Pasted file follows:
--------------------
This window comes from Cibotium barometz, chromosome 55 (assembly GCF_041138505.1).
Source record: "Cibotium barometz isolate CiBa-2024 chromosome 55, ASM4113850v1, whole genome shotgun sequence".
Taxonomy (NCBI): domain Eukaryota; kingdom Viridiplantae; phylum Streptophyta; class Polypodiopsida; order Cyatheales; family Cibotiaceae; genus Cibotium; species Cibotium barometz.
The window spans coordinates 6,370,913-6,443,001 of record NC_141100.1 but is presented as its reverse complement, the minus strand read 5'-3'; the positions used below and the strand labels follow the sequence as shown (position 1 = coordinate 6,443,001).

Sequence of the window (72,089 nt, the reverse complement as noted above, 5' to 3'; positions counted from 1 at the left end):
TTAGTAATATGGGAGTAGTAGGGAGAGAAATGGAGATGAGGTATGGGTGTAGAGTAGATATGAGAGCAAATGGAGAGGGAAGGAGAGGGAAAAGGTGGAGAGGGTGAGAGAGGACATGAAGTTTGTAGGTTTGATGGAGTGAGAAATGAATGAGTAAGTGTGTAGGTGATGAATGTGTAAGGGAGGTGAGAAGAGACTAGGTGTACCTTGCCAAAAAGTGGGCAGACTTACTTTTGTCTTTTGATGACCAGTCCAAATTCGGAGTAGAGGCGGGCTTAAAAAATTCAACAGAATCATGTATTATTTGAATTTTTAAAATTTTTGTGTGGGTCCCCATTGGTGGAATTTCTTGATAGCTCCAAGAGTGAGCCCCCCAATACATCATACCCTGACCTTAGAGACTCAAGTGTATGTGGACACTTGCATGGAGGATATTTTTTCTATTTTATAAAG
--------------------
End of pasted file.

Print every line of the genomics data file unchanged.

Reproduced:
This window comes from Cibotium barometz, chromosome 55 (assembly GCF_041138505.1).
Source record: "Cibotium barometz isolate CiBa-2024 chromosome 55, ASM4113850v1, whole genome shotgun sequence".
Taxonomy (NCBI): domain Eukaryota; kingdom Viridiplantae; phylum Streptophyta; class Polypodiopsida; order Cyatheales; family Cibotiaceae; genus Cibotium; species Cibotium barometz.
The window spans coordinates 6,370,913-6,443,001 of record NC_141100.1 but is presented as its reverse complement, the minus strand read 5'-3'; the positions used below and the strand labels follow the sequence as shown (position 1 = coordinate 6,443,001).

Sequence of the window (72,089 nt, the reverse complement as noted above, 5' to 3'; positions counted from 1 at the left end):
TTAGTAATATGGGAGTAGTAGGGAGAGAAATGGAGATGAGGTATGGGTGTAGAGTAGATATGAGAGCAAATGGAGAGGGAAGGAGAGGGAAAAGGTGGAGAGGGTGAGAGAGGACATGAAGTTTGTAGGTTTGATGGAGTGAGAAATGAATGAGTAAGTGTGTAGGTGATGAATGTGTAAGGGAGGTGAGAAGAGACTAGGTGTACCTTGCCAAAAAGTGGGCAGACTTACTTTTGTCTTTTGATGACCAGTCCAAATTCGGAGTAGAGGCGGGCTTAAAAAATTCAACAGAATCATGTATTATTTGAATTTTTAAAATTTTTGTGTGGGTCCCCATTGGTGGAATTTCTTGATAGCTCCAAGAGTGAGCCCCCCAATACATCATACCCTGACCTTAGAGACTCAAGTGTATGTGGACACTTGCATGGAGGATATTTTTTCTATTTTATAAAG